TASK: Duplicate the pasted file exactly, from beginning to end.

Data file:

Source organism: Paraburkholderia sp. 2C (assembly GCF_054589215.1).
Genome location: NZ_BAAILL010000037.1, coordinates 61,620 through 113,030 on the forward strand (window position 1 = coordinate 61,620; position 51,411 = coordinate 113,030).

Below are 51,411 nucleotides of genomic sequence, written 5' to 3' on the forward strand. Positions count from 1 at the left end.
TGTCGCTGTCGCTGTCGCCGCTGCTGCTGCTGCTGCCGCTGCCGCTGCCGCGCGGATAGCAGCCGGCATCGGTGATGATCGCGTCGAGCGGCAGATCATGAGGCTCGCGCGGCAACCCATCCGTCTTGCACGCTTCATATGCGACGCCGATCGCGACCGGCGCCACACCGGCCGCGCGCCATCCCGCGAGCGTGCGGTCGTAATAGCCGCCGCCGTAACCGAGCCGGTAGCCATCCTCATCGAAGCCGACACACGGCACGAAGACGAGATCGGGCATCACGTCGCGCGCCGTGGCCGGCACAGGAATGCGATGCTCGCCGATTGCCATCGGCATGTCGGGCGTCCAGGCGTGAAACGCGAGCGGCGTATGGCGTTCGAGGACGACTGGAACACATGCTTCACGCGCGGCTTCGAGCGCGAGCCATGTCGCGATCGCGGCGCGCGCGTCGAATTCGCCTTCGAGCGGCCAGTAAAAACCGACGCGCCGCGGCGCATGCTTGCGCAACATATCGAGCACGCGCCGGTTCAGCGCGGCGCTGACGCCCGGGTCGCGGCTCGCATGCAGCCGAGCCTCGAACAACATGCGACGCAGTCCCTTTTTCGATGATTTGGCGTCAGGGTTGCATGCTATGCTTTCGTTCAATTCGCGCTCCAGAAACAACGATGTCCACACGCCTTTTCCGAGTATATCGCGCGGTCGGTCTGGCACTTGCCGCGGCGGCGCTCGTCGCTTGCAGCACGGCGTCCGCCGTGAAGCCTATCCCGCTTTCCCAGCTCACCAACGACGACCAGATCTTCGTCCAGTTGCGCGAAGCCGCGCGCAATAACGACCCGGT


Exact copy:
Source organism: Paraburkholderia sp. 2C (assembly GCF_054589215.1).
Genome location: NZ_BAAILL010000037.1, coordinates 61,620 through 113,030 on the forward strand (window position 1 = coordinate 61,620; position 51,411 = coordinate 113,030).

Below are 51,411 nucleotides of genomic sequence, written 5' to 3' on the forward strand. Positions count from 1 at the left end.
TGTCGCTGTCGCTGTCGCCGCTGCTGCTGCTGCTGCCGCTGCCGCTGCCGCGCGGATAGCAGCCGGCATCGGTGATGATCGCGTCGAGCGGCAGATCATGAGGCTCGCGCGGCAACCCATCCGTCTTGCACGCTTCATATGCGACGCCGATCGCGACCGGCGCCACACCGGCCGCGCGCCATCCCGCGAGCGTGCGGTCGTAATAGCCGCCGCCGTAACCGAGCCGGTAGCCATCCTCATCGAAGCCGACACACGGCACGAAGACGAGATCGGGCATCACGTCGCGCGCCGTGGCCGGCACAGGAATGCGATGCTCGCCGATTGCCATCGGCATGTCGGGCGTCCAGGCGTGAAACGCGAGCGGCGTATGGCGTTCGAGGACGACTGGAACACATGCTTCACGCGCGGCTTCGAGCGCGAGCCATGTCGCGATCGCGGCGCGCGCGTCGAATTCGCCTTCGAGCGGCCAGTAAAAACCGACGCGCCGCGGCGCATGCTTGCGCAACATATCGAGCACGCGCCGGTTCAGCGCGGCGCTGACGCCCGGGTCGCGGCTCGCATGCAGCCGAGCCTCGAACAACATGCGACGCAGTCCCTTTTTCGATGATTTGGCGTCAGGGTTGCATGCTATGCTTTCGTTCAATTCGCGCTCCAGAAACAACGATGTCCACACGCCTTTTCCGAGTATATCGCGCGGTCGGTCTGGCACTTGCCGCGGCGGCGCTCGTCGCTTGCAGCACGGCGTCCGCCGTGAAGCCTATCCCGCTTTCCCAGCTCACCAACGACGACCAGATCTTCGTCCAGTTGCGCGAAGCCGCGCGCAATAACGACCCGGT